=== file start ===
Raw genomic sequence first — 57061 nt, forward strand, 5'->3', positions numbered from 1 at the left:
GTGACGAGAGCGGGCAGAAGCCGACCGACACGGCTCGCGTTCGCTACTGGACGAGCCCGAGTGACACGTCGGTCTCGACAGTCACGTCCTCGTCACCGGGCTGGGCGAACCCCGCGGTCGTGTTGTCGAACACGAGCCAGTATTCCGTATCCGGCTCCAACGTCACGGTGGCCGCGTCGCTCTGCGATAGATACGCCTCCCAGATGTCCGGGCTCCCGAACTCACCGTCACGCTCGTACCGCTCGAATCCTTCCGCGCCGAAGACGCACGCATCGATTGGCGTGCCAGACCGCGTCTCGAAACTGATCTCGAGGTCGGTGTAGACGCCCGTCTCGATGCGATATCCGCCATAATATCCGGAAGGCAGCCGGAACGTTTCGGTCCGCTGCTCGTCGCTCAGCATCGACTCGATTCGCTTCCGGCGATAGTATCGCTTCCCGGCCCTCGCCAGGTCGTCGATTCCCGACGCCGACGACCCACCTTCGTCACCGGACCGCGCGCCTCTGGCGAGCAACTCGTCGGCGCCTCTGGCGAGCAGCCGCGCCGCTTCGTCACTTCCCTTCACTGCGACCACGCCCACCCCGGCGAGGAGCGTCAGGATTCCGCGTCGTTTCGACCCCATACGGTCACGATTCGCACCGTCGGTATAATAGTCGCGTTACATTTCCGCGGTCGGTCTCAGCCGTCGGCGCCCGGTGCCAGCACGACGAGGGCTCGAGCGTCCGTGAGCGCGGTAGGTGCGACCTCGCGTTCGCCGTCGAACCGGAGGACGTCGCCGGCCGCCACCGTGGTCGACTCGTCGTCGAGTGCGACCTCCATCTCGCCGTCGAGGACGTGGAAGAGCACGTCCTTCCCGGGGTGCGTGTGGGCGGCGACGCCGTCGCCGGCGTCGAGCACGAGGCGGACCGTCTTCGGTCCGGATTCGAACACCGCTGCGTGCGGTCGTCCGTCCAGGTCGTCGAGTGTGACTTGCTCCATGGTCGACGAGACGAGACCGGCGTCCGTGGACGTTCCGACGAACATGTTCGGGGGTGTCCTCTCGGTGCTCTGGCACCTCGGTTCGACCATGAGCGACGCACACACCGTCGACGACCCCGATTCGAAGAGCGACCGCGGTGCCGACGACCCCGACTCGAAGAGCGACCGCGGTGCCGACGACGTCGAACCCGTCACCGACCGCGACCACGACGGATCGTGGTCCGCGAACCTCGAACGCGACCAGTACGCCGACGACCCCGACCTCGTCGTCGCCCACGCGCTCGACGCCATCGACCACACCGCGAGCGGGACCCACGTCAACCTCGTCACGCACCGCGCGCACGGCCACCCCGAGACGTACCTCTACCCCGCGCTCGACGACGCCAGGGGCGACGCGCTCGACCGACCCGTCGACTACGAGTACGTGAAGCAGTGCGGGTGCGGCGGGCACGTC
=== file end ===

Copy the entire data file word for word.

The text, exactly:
Raw genomic sequence first — 57061 nt, forward strand, 5'->3', positions numbered from 1 at the left:
GTGACGAGAGCGGGCAGAAGCCGACCGACACGGCTCGCGTTCGCTACTGGACGAGCCCGAGTGACACGTCGGTCTCGACAGTCACGTCCTCGTCACCGGGCTGGGCGAACCCCGCGGTCGTGTTGTCGAACACGAGCCAGTATTCCGTATCCGGCTCCAACGTCACGGTGGCCGCGTCGCTCTGCGATAGATACGCCTCCCAGATGTCCGGGCTCCCGAACTCACCGTCACGCTCGTACCGCTCGAATCCTTCCGCGCCGAAGACGCACGCATCGATTGGCGTGCCAGACCGCGTCTCGAAACTGATCTCGAGGTCGGTGTAGACGCCCGTCTCGATGCGATATCCGCCATAATATCCGGAAGGCAGCCGGAACGTTTCGGTCCGCTGCTCGTCGCTCAGCATCGACTCGATTCGCTTCCGGCGATAGTATCGCTTCCCGGCCCTCGCCAGGTCGTCGATTCCCGACGCCGACGACCCACCTTCGTCACCGGACCGCGCGCCTCTGGCGAGCAACTCGTCGGCGCCTCTGGCGAGCAGCCGCGCCGCTTCGTCACTTCCCTTCACTGCGACCACGCCCACCCCGGCGAGGAGCGTCAGGATTCCGCGTCGTTTCGACCCCATACGGTCACGATTCGCACCGTCGGTATAATAGTCGCGTTACATTTCCGCGGTCGGTCTCAGCCGTCGGCGCCCGGTGCCAGCACGACGAGGGCTCGAGCGTCCGTGAGCGCGGTAGGTGCGACCTCGCGTTCGCCGTCGAACCGGAGGACGTCGCCGGCCGCCACCGTGGTCGACTCGTCGTCGAGTGCGACCTCCATCTCGCCGTCGAGGACGTGGAAGAGCACGTCCTTCCCGGGGTGCGTGTGGGCGGCGACGCCGTCGCCGGCGTCGAGCACGAGGCGGACCGTCTTCGGTCCGGATTCGAACACCGCTGCGTGCGGTCGTCCGTCCAGGTCGTCGAGTGTGACTTGCTCCATGGTCGACGAGACGAGACCGGCGTCCGTGGACGTTCCGACGAACATGTTCGGGGGTGTCCTCTCGGTGCTCTGGCACCTCGGTTCGACCATGAGCGACGCACACACCGTCGACGACCCCGATTCGAAGAGCGACCGCGGTGCCGACGACCCCGACTCGAAGAGCGACCGCGGTGCCGACGACGTCGAACCCGTCACCGACCGCGACCACGACGGATCGTGGTCCGCGAACCTCGAACGCGACCAGTACGCCGACGACCCCGACCTCGTCGTCGCCCACGCGCTCGACGCCATCGACCACACCGCGAGCGGGACCCACGTCAACCTCGTCACGCACCGCGCGCACGGCCACCCCGAGACGTACCTCTACCCCGCGCTCGACGACGCCAGGGGCGACGCGCTCGACCGACCCGTCGACTACGAGTACGTGAAGCAGTGCGGGTGCGGCGGGCACGTC